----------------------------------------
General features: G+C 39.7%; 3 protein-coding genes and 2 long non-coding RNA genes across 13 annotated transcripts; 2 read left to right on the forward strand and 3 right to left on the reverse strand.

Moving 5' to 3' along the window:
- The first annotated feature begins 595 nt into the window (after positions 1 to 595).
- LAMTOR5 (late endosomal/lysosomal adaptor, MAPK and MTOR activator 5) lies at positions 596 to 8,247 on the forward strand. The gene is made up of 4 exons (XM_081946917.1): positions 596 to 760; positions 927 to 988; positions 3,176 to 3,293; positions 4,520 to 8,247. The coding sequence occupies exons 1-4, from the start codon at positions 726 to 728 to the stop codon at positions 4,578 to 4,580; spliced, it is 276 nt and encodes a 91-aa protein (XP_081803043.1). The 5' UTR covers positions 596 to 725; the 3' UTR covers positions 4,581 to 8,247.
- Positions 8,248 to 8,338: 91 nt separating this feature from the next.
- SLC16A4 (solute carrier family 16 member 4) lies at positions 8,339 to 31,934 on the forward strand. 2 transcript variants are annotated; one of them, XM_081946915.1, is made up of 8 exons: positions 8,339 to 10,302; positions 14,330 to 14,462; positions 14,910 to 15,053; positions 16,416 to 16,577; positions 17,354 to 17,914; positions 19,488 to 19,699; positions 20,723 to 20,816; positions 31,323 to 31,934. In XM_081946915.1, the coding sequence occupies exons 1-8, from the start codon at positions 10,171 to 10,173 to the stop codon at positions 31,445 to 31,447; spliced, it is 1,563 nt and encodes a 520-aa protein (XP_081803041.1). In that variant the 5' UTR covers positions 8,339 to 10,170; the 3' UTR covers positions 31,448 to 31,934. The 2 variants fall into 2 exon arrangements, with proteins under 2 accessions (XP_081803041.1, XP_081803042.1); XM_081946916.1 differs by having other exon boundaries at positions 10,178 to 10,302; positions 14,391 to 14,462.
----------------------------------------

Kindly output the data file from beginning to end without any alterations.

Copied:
General features: G+C 39.7%; 3 protein-coding genes and 2 long non-coding RNA genes across 13 annotated transcripts; 2 read left to right on the forward strand and 3 right to left on the reverse strand.

Moving 5' to 3' along the window:
- The first annotated feature begins 595 nt into the window (after positions 1 to 595).
- LAMTOR5 (late endosomal/lysosomal adaptor, MAPK and MTOR activator 5) lies at positions 596 to 8,247 on the forward strand. The gene is made up of 4 exons (XM_081946917.1): positions 596 to 760; positions 927 to 988; positions 3,176 to 3,293; positions 4,520 to 8,247. The coding sequence occupies exons 1-4, from the start codon at positions 726 to 728 to the stop codon at positions 4,578 to 4,580; spliced, it is 276 nt and encodes a 91-aa protein (XP_081803043.1). The 5' UTR covers positions 596 to 725; the 3' UTR covers positions 4,581 to 8,247.
- Positions 8,248 to 8,338: 91 nt separating this feature from the next.
- SLC16A4 (solute carrier family 16 member 4) lies at positions 8,339 to 31,934 on the forward strand. 2 transcript variants are annotated; one of them, XM_081946915.1, is made up of 8 exons: positions 8,339 to 10,302; positions 14,330 to 14,462; positions 14,910 to 15,053; positions 16,416 to 16,577; positions 17,354 to 17,914; positions 19,488 to 19,699; positions 20,723 to 20,816; positions 31,323 to 31,934. In XM_081946915.1, the coding sequence occupies exons 1-8, from the start codon at positions 10,171 to 10,173 to the stop codon at positions 31,445 to 31,447; spliced, it is 1,563 nt and encodes a 520-aa protein (XP_081803041.1). In that variant the 5' UTR covers positions 8,339 to 10,170; the 3' UTR covers positions 31,448 to 31,934. The 2 variants fall into 2 exon arrangements, with proteins under 2 accessions (XP_081803041.1, XP_081803042.1); XM_081946916.1 differs by having other exon boundaries at positions 10,178 to 10,302; positions 14,391 to 14,462.